Bradly Wiggins is “arrogant”, conceals himself in a “gruff geezer cloak”, and so dominated the atmosphere around the 2012 Team Sky Tour de France squad that the others on the team had to “ride around his moods like he was a traffic island”.
These are the words of Christopher Froome, written in his new autobiography The Climb, currently being serialised in the British newspaper The Times.
Froome goes on to say he was not invited to the ‘Yellow Ball’ Wiggins threw later in the year to celebrate his victory, nor given his share of the bonus that is traditionally dished out to the riders on the winner’s team.
Wiggins gives the impression he hasn’t got much time for what other people think, but in this case he’d best be bothered, as Froome is Sky’s main man for the 2014 Tour de France and will start as race favourite.
Froome has a great chance to defend his 2013 title and it would come as a great surprise if he is not pivotal in choosing the rest of the team.
There was a sense in 2013 that Dave Brailsford, Sky’s man behind the controls, owed Froome for the way he rode for Wiggins in 2012. Froome entered that race, which saw Wiggins emerge as Britain’s first ever winner, fully expecting to go for the yellow jersey himself if the opportunity arose.
In 2011 it was touch-and-go whether Froome would stay with Sky, but contractual talks with Brailsford left Froome certain that he would be Wiggins’ equal. However, Froome came to realise he was always set to be Wiggins’ super-domestique in 2012, and felt that Brailsford had not been fully forthcoming.
“Dave’s approach was rather like a character in Lewis Carroll’s Through the Looking Glass,” Froome writes. “When I use a word, it means just what I choose it to mean – ‘neither more nor less’. My understanding was that I would go to the Tour as a protected rider but the details were never teased out. Dave’s words would mean just what he chose them to mean.
“I realised, at last, that everything had been geared towards this. It was never going to be any different. The story was completed long before we got to France. Bradley wins. The book is written. The documentary is made. The promise is fulfilled. We had just been acting it out.”
Cue 2013 and Wiggins is having a stinker but Froome is replicating his teammate’s previous season, winning a series of important stage races through the year and stamping his credentials as Sky’s leader long before the Tour. The potential fireworks from a Wiggo/Froome battle royale at the Tour never come close to being realised. Froome dominates the Tour, winning at a canter.
Fast forward to 2014 and Wiggins seems somewhere near his best after a win at the Tour of California. Realising a desire still existed to partake in another Tour de France, Wiggins started to make conciliatory noises, saying he was ready to doff his chapeau and toe the party line.
“I’d love to be back at the Tour de France. That’s the long-term goal – to be part of that successful team,” he said back in April.
“I missed it last year and had to watch it on the TV. When you see it from the outside then you see just how great the Tour de France is. Obviously there’s a huge opportunity with it starting in the UK this year. Coming back as a former winner and it being there is fantastic.”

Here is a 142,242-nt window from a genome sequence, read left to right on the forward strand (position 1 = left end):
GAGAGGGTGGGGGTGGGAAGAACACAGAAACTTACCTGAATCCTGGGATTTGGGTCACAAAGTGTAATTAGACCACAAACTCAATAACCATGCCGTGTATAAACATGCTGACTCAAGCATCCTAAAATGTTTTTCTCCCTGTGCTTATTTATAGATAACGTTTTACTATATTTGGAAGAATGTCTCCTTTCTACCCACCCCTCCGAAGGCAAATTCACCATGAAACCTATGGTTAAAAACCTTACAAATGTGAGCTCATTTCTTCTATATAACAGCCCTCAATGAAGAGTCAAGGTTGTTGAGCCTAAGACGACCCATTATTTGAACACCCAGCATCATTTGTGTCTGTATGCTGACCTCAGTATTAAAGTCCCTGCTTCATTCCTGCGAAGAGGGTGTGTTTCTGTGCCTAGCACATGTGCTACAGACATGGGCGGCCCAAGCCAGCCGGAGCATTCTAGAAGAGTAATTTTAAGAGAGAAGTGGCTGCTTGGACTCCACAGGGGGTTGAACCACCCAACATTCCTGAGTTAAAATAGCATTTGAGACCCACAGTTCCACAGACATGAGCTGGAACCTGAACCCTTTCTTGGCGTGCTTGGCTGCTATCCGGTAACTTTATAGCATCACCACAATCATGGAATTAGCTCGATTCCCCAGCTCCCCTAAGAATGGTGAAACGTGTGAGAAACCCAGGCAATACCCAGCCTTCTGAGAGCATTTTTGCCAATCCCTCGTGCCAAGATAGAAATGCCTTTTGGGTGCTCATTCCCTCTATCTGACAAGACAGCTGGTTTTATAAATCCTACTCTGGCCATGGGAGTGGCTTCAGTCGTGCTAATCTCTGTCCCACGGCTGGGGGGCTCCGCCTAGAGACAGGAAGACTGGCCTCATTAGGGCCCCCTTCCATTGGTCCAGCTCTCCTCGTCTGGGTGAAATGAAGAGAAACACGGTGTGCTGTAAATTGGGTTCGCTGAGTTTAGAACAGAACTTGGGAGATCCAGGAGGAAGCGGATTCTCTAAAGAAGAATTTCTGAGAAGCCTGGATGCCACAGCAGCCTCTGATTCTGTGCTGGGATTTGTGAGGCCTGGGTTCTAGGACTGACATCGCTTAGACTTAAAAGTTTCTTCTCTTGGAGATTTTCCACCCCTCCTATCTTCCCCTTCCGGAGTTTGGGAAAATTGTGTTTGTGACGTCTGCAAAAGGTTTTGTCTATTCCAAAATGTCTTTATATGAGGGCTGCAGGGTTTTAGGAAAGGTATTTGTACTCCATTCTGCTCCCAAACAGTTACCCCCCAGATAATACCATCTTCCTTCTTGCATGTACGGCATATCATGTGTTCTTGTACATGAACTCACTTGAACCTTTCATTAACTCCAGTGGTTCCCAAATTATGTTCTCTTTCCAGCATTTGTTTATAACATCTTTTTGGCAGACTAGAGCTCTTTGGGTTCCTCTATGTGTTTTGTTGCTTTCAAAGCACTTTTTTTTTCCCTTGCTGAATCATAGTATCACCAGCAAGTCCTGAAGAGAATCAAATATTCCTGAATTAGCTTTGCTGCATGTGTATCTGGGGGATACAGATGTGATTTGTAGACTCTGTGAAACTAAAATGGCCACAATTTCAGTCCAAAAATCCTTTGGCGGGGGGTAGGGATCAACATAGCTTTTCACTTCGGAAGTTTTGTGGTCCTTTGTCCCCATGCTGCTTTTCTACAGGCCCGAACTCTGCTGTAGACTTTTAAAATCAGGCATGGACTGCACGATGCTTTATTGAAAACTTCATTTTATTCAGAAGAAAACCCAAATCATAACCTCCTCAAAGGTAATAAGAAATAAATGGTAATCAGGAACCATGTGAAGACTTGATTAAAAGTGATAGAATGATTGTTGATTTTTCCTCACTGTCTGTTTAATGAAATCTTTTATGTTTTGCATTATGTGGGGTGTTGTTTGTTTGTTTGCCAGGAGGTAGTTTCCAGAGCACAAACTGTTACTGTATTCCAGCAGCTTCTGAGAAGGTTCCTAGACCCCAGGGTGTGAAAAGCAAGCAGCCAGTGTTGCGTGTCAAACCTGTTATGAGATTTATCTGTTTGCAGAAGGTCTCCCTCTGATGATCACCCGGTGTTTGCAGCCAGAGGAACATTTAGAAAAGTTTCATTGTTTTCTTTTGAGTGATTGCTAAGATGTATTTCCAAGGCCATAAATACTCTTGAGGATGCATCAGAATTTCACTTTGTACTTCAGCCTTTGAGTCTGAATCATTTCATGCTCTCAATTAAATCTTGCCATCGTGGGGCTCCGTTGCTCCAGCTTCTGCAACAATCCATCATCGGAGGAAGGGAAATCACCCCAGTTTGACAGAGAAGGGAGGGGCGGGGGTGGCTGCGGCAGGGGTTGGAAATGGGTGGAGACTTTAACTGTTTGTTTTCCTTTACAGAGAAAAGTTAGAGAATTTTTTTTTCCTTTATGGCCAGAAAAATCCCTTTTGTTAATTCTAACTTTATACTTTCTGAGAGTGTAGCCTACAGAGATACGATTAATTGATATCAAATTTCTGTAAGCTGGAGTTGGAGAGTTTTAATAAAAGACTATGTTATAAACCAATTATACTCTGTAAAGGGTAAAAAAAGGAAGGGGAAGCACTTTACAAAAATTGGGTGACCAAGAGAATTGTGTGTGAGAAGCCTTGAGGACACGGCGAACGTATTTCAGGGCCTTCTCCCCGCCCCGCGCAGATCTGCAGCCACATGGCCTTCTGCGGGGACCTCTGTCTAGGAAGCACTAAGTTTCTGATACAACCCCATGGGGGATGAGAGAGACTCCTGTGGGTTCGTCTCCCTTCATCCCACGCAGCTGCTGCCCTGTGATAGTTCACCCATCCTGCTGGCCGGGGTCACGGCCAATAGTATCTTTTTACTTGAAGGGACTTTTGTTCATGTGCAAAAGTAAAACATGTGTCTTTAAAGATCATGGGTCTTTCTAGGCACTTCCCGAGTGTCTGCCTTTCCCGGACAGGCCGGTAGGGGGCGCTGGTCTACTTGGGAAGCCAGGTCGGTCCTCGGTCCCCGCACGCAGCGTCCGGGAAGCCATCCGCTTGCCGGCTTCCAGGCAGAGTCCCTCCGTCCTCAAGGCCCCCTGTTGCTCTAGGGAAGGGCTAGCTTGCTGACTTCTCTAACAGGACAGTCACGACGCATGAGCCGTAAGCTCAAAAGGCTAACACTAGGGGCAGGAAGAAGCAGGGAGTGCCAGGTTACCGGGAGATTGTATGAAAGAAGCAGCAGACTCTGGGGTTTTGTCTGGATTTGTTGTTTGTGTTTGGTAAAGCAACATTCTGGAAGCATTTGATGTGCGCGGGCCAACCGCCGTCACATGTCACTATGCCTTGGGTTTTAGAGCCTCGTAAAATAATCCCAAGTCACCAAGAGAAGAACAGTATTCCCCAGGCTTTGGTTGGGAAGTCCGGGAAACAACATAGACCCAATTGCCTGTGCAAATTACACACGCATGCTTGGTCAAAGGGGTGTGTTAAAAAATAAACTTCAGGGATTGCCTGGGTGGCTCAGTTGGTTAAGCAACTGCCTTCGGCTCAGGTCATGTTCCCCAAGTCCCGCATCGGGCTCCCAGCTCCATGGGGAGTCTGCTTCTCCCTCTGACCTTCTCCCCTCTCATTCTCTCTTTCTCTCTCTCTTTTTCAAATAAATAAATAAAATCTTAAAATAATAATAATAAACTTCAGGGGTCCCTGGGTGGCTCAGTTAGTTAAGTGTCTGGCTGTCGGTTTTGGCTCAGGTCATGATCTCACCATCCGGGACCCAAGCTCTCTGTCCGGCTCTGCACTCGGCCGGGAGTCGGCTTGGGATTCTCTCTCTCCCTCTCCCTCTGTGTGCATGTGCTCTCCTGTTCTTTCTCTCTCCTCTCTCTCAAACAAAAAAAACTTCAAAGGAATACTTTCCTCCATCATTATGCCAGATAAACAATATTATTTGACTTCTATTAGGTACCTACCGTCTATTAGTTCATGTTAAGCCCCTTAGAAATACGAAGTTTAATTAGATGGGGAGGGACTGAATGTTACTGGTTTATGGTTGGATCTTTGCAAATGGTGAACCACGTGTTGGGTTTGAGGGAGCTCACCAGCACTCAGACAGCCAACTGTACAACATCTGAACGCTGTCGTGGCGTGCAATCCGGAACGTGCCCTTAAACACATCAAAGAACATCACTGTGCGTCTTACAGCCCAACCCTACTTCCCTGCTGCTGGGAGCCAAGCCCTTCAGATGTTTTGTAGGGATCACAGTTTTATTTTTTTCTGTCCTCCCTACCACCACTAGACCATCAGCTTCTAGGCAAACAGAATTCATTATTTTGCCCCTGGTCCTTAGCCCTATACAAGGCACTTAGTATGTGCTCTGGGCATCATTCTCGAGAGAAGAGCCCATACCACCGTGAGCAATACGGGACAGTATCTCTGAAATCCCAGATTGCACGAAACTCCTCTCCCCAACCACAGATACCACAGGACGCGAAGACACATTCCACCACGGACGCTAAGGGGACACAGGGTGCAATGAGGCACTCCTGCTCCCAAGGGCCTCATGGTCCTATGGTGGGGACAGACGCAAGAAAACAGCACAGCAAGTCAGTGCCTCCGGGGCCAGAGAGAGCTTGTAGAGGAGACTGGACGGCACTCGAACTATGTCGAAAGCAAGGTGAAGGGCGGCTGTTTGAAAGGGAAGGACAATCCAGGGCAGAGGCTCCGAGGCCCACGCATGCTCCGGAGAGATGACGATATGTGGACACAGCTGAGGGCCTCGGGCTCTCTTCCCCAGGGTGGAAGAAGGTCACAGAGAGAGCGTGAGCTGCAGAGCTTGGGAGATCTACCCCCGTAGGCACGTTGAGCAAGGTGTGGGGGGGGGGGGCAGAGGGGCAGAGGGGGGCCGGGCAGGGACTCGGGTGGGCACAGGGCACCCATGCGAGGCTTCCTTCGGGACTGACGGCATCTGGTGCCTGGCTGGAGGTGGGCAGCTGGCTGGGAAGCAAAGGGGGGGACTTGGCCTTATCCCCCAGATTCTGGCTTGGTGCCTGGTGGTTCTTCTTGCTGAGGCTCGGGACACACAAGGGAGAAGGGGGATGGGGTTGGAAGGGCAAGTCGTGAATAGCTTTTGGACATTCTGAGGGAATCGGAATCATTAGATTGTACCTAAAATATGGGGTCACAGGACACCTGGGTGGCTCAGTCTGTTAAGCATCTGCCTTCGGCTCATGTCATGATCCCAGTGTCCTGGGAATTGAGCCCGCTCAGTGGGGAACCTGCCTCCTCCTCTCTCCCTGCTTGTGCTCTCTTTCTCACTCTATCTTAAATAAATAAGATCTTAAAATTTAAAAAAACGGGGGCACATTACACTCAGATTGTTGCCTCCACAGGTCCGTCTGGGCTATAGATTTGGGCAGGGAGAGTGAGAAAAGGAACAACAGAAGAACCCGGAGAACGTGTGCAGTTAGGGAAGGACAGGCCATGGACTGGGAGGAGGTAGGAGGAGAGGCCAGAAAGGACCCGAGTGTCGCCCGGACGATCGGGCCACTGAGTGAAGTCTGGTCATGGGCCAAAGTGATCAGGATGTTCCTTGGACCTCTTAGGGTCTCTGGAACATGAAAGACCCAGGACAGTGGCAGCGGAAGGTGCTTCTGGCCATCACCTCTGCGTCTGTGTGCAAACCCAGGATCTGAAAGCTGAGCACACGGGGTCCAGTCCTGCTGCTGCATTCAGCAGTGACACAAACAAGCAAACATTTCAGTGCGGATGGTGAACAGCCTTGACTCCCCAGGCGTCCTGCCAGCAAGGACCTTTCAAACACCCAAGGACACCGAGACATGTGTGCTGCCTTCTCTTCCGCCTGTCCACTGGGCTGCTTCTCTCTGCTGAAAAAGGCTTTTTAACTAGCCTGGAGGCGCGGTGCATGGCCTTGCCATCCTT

In March, Wiggo gave an interview to The Independent in which he stated his intention, if included in the Tour team, to support Froome.
“There were a couple of times last year when Chris was really isolated and I want to be in a position that I can be there when that happens,” he said.
Taking these words at face value, one could argue that Wiggins has had a change in attitude and is now willing to defer to Froome, who has proven to be superior in consistency and longevity. However, Wiggins’ appeals to Brailsford and Froome appear hollow and desperate.
Froome’s comments in his autobiography are his own personal opinion, but they echo what many cycling fans have been saying on club runs and on cycling forums for some time.
The timing of the release of Froome’s book couldn’t come at a worse nor more embarrassing time for Wiggins, sitting as he is on the bench, hoping to be picked for the Tour.
Brailsford may have felt like he owed Froome the team leadership in 2013 but he is a man with little time for sentiment, and this time around he knows he has a rider capable of bringing Sky their third Tour win in three years, a remarkable achievement by any standard.
He also knows that Froome needs to be protected from friction, and that he has men like Richie Porte to support him. Also, if and when the big men step up and Froome does become isolated, the Kenyan-born Briton has shown he can handle himself perfectly well alone.
The truth is that Wiggins has an ego the size of a jumbo jet, but one made out of egg shells. He is a winner, yes, and a fine bike rider, but he is also tetchy, rude, petulant and divisive when he wants to be.
Of the day in the Alps in 2012 when he rode away from Wiggins, Froome writes that he could not understand the furore his actions created. As far as he was concerned, he was defending the yellow for Sky, meaning that whether it was to ultimately rest on his or Wiggins’ shoulders, the important thing was just to win it.
“Brad was folding physically and mentally, and quicker than I had thought possible,” he writes. “I got the feeling that he would literally just get off his bike were I to carry on pushing. What was a simple and perfect plan to me seemed to translate for Brad into a public humiliation.”
There you have it. Wiggins is just not a team player. He was not in the Sky team that went to ride the Yorkshire stages recently, nor the one that went to scout out the cobbles.
If Wiggins is not invited to ride on the Sky team for 2014, he only has himself to blame.